Megan Dahle: Yeah. You really nailed that word right on the head, forgiveness. One of my favorite values is grace. Grace and curiosity, if I can get up every day and just revel in giving people the grace that they need to forgive themselves and the grace that they need in order to say, pick themselves up and, “Okay, let’s go on to the next experiment. It’s okay. I learned something. This is good. I still love myself. I still love my business.”, and keep on going. It’s really sad to see some people be so hard on themselves, especially women. They’re so hard and judgmental and hang on a second. That’s my client you’re talking about. You’re not allowed to talk to her like that, even though they’re talking about themselves.
Melinda Wittstock: Exactly. This is the case in all aspects of business, not just the numbers and all of it, because it’s very personal to us, especially for women. We all think we have to be perfect and doing it all and at all times. It’s just not the reality. It’s a journey. I think the interesting thing I find with women though, too, and I know I had to struggle through this myself as well, is when you’re hiring people, is it a cost or is it an investment? What I mean is I think a lot of women can fall into sort of that penny pinching, like, “Oh my God, I can’t afford to hire anybody. Or what if I hire that person and I have to fire them?”
All that fear around that. Hiring a person is actually going to help bring more revenue to your company, as long as you like pick the right person, tie them to a result, what is the result they have to drive to be able to justify their salary? When you pay that person and they deliver the revenue, hopefully profitably, it’s an investment. It’s not a cost. There’s a big mindset shift that has to go on there. How do you coach people around that particular issue, when to hire?
Megan Dahle: The first thing is, I would really prefer that people hire before they’re at maximum capacity, but that’s not how it happens. People get to a hundred percent capacity, like, ah, finally admit that they need help. I prefer that they do it beforehand so they have plenty of time to really integrate that new employee into their business. Where I start with them is with a cash projection. That’s my favorite tool that I use with my clients is to just sit down and say, “Okay, where is your cash going to be in 30, 60, 90 days? Where’s it going to be in six months? All right. Now let’s start putting in some variables and see what your expectations are going to be. If you hire a full-time employee, or if you hire a contractor, if you hire, this is the cash that it’s going to cost you, this is what you’re expecting those results to be.”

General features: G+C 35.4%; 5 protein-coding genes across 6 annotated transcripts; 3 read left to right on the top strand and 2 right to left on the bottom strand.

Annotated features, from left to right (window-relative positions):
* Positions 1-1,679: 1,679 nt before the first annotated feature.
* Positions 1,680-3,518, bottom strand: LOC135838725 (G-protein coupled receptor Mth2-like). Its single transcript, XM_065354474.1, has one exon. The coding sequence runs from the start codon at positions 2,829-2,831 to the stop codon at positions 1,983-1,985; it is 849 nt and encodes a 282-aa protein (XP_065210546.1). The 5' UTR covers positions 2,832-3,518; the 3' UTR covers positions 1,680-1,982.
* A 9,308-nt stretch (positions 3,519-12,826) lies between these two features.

Then we can start to set some milestones for when that person comes on and make sure we’re very clear about the expectations, about how fast they can get up to speed and how fast we can start seeing those results. Ultimately it’s not the scary thing of, I don’t know how it’s going to impact my business. What if I have to fire them? Like, “Okay, well, let’s take a look. What does it look like in 90 days, if you have somebody on the payroll for your cash flow?”
Melinda Wittstock: Yeah. This brings me to a later stage of business, that really awkward phase. This is actually the phase where a lot of businesses fail. It’s not at the beginning. It’s when you’re hit with sudden growth and you didn’t anticipate the cost of that or being able to fulfill demand. I know, because I’ve also been in this place, where you’re kind of in your own way. Suddenly you have to hire a lot of people, but you’ve not anticipated how much time it’s going to take for you to do the hiring. How much time is going to take for you, as you’re saying, to integrate that person into your business, how long it’s going to take for them to start producing, all that stuff. Meanwhile, you’re at capacity. You’re doing everything yourself and burning out.
There’s a lot of women who get there at that stage where suddenly you’ve got good six figure, mid six figure revenue. You’re heading towards a million and you’ve got a scale, but you have to be a totally different person at that point. If you don’t have the systems in place, if you don’t know your numbers, Oh my God. A lot of these things can be avoided, but all too often, sometimes you have to go through the experience before you learn the lesson. Wouldn’t it be nice if you could avoid that phase?
Megan Dahle: Yes. Prevention is worth the, what is an ounce of prevention is worth a pound of cure? Yeah. Before you’re frantically throwing money at some solution that you found on a Facebook ad, to actually have a 90 day runway leading up to it beforehand, seeing that coming down the tracks before the train hits you, is really important.
Melinda Wittstock: Yeah. I’m on business number five, and because it is a business that’s taking in investment from Angel Investors, I have to do a five-year projection model. Now, it’s really difficult to know what the hell is going to be happening five years from now. You’ve got to make like credible projections where you want to be generally right, not precisely wrong, but in that near term. I’m, right now, just before I came on this podcast, I was looking at my numbers for next year and we have a pretty steep hiring ramp for next year. I’m thinking, “Oh my God, okay. What is actually going to, what is the operational reality of bringing on all those people? How is that actually going to work? What’s the actual cost of doing that?” It’s tricky to know.